Joshua Adams / S.C. Governor's Office

As a public health crisis threatened to overwhelm our hospitals last month, Americans were just coming to realize it could empty our offices and pocketbooks, too. What was also coming, besides COVID-19, was a financial support framework the likes of which this nation has never seen, to keep our economy from collapsing.

Seemingly faced with the choice of closing and suffering massive economic losses or forging ahead knowing that they or their workers could get sick, business owners were left with no good options while President Donald Trump and others stubbornly refused to acknowledge the threat of what would soon be declared a pandemic. Flippantly dismissing the pandemic to cameras in March, Trump’s White House ineptly laid the groundwork for a fumbled response for years.

“I just think this is something … that you can never really think is going to happen,” Trump said March 7. According to Politico, a 69-page playbook from the National Security Council was just one mechanism that went unheeded in the White House. It was even color-coded.

In South Carolina, our own leaders have fouled up as well. As politicians, TV hosts, and the president shrugged off the dangers, Gov. Henry McMaster and state officials with the Department of Health and Environmental Control repeatedly insisted large public events and school should continue as planned. That left local leaders and business owners holding the bag, making hard decisions the governor should be making as a public health emergency turns into a crisis.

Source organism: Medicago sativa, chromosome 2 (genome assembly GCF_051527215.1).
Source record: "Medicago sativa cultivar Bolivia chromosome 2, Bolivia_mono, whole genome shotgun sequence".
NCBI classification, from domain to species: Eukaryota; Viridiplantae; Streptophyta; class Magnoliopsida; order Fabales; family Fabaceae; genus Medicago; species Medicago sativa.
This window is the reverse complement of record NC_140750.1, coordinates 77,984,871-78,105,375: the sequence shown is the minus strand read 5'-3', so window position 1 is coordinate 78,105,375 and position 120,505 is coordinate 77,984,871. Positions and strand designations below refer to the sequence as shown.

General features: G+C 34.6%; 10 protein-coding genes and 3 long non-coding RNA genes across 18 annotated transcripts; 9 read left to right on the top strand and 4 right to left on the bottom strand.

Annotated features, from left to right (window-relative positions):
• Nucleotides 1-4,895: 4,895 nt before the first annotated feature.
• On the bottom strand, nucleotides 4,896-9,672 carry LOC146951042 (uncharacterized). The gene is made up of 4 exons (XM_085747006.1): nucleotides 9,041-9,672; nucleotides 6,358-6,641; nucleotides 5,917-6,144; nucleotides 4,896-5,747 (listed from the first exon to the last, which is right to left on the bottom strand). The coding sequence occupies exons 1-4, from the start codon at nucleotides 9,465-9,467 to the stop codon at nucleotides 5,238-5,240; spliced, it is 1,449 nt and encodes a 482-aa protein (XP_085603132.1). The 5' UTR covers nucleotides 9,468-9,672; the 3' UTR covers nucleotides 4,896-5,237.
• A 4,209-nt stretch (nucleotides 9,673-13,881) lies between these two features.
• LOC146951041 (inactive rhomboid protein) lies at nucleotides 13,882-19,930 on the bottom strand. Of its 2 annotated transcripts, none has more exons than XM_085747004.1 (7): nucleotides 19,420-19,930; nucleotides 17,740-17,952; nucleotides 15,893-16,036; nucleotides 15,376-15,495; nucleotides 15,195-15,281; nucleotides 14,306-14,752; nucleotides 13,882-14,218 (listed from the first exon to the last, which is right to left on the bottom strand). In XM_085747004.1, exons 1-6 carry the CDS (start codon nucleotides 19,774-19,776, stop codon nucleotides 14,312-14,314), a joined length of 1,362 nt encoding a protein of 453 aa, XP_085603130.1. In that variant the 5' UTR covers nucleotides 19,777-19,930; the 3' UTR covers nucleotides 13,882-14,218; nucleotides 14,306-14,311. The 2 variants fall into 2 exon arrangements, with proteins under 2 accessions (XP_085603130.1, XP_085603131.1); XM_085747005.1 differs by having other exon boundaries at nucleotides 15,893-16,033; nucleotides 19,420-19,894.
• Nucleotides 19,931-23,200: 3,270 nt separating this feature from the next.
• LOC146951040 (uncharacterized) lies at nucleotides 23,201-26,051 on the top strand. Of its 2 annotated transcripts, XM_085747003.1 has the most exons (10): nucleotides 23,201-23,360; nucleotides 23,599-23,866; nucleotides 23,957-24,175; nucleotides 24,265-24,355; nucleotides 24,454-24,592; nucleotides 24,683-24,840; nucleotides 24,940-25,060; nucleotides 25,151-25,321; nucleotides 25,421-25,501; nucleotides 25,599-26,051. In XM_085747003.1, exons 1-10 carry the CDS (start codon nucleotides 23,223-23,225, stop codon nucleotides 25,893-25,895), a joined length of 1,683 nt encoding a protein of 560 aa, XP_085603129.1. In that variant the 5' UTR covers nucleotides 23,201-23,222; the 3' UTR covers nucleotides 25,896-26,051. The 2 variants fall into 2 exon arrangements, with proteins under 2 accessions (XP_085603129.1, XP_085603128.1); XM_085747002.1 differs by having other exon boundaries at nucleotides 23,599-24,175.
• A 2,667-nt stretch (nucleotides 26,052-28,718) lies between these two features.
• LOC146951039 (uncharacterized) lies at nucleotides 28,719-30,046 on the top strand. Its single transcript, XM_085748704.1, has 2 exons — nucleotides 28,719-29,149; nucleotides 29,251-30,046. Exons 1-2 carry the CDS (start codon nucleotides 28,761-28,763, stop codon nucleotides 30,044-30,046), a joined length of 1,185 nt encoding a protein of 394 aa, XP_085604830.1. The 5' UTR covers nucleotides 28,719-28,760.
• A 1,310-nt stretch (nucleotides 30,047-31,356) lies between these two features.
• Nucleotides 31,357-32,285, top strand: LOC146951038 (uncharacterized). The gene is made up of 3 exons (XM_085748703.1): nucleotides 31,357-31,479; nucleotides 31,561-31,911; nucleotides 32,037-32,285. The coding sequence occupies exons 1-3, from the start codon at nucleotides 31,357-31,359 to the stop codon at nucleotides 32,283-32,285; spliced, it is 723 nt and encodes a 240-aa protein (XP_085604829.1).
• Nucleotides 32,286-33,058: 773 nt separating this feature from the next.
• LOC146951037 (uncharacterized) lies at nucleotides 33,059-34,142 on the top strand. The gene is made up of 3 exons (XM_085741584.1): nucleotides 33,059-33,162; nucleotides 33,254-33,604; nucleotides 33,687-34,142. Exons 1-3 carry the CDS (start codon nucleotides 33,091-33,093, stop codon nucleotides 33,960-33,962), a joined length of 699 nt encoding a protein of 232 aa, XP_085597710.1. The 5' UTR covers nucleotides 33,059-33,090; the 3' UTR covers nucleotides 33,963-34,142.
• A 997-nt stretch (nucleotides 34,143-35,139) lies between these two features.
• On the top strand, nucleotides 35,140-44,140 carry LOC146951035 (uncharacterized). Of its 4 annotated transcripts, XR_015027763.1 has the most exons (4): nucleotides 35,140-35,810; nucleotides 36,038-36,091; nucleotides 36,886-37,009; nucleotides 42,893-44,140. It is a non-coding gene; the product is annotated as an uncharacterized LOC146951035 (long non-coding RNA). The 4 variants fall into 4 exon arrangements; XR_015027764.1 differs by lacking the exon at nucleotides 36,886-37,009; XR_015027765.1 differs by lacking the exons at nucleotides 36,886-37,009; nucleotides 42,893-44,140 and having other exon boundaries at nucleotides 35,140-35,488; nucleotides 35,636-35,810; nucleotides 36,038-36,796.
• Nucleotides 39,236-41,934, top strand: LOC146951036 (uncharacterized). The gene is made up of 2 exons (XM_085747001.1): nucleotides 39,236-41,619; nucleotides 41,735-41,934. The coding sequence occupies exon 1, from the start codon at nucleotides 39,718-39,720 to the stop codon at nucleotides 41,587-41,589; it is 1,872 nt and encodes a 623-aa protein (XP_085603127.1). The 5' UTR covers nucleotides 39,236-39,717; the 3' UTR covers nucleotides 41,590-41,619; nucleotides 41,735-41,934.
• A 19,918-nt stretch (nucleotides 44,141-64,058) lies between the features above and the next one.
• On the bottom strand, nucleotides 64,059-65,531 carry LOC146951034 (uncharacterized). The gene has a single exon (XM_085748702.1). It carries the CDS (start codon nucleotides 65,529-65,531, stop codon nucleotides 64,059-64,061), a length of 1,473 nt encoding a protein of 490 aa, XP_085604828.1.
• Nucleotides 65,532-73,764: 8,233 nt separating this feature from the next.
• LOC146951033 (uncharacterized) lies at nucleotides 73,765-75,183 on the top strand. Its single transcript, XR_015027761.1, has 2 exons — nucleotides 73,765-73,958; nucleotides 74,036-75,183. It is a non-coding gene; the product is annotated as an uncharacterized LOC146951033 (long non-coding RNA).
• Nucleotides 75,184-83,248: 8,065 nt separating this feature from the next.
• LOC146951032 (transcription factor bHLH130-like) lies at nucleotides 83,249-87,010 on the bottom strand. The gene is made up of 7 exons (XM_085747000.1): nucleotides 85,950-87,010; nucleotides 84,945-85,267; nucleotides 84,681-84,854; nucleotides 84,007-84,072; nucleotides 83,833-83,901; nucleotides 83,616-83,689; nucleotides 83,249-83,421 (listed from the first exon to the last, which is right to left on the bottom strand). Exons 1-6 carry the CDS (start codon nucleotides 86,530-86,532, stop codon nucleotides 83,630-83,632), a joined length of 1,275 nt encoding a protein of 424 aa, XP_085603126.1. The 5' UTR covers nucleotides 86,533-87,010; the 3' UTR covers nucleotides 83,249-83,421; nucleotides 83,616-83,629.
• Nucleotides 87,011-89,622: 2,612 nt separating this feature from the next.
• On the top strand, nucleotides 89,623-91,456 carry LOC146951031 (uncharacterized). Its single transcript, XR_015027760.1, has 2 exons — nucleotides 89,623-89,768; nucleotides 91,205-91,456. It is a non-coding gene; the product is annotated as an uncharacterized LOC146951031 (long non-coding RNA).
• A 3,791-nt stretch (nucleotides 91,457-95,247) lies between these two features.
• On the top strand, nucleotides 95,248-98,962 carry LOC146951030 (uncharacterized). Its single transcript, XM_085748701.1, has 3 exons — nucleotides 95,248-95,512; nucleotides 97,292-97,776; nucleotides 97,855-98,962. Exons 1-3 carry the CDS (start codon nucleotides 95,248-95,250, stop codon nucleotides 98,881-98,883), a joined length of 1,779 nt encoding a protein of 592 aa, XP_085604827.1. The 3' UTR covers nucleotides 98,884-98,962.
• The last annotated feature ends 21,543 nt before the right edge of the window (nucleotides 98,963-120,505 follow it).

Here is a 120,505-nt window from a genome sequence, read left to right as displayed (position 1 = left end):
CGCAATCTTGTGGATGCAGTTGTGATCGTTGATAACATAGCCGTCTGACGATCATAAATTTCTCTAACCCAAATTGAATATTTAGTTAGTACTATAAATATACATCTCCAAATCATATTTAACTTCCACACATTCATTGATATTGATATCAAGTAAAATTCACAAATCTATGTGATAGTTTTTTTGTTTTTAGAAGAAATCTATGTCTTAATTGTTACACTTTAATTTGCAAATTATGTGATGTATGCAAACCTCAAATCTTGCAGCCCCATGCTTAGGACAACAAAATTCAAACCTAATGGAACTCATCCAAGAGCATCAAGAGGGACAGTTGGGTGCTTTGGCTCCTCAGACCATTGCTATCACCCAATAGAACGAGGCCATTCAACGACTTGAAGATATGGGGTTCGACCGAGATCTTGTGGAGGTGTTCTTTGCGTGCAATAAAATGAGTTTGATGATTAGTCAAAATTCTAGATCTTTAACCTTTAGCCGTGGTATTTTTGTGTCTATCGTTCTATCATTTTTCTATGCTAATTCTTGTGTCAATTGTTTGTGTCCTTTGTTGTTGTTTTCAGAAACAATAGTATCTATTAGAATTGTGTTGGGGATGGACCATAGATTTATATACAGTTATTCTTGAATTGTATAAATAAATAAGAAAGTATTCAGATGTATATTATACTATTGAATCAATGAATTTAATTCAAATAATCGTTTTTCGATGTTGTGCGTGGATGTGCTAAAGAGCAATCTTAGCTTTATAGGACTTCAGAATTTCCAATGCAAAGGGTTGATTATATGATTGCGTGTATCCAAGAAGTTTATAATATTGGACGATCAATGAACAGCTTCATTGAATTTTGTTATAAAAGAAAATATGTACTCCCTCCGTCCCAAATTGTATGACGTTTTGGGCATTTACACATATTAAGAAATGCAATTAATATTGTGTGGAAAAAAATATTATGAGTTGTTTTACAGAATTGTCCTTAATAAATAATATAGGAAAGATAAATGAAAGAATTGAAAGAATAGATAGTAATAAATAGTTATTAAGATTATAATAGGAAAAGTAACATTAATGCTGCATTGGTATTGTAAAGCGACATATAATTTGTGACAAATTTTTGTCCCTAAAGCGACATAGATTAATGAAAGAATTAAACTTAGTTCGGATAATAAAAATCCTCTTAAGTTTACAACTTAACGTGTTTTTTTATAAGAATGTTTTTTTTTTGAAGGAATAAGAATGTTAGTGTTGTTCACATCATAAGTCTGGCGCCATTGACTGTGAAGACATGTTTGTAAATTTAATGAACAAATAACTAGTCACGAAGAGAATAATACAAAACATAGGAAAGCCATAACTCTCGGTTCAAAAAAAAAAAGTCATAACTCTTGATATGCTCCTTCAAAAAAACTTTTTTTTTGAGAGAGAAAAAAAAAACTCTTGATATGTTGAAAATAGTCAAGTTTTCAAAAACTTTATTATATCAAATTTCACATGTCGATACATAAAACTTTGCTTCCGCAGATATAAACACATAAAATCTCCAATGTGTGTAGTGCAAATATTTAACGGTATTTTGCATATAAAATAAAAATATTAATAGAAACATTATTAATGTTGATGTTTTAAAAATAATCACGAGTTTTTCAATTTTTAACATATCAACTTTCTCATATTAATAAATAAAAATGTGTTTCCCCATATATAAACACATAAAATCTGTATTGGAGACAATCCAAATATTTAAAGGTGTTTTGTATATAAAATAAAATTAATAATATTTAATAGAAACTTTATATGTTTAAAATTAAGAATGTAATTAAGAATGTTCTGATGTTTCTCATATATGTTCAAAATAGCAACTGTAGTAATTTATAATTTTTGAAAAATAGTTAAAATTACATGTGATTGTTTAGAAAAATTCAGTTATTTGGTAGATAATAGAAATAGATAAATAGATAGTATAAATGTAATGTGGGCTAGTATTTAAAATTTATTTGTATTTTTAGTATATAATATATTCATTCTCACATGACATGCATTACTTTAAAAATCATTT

Thankfully, there is a sliver of functioning government in Washington that has yet to be gutted, or at least there was over the past couple weeks.

Sensing a massive economic upheaval completely unlike the 2008 downturn, Congress passed three separate bills over two weeks to help fight the epidemic and soften job losses and business closures. The massive rush of cash to replace losses in the American economy for months is unprecedented. Twelve years removed from the recession, cushioned by its own stimulus bills that drew criticism from government-cutting Republicans, payouts to every American worker and his or her family were added during negotiations to get the bill through the GOP-led Senate.

But even in the details of the latest recovery bill, conflicting approaches to help nurse the economy are visible. Aside from the one-time payouts, the bill’s remedies remain centered around employers, rather than workers themselves. U.S. Sen. Tim Scott romanticized the sanctity of the “employer-employee relationship” to the point of the absurd in criticizing proposals that failed to fluff the mythology of the American Dream. Nonetheless, Scott and every single other senator voted in favor.

This is what our government is for. This is why we elect our leaders: to conduct the business of the state fairly and respond quickly and decisively in moments of crisis. South Carolinians should take note, since we know many are not very familiar with the concept of government working for them.

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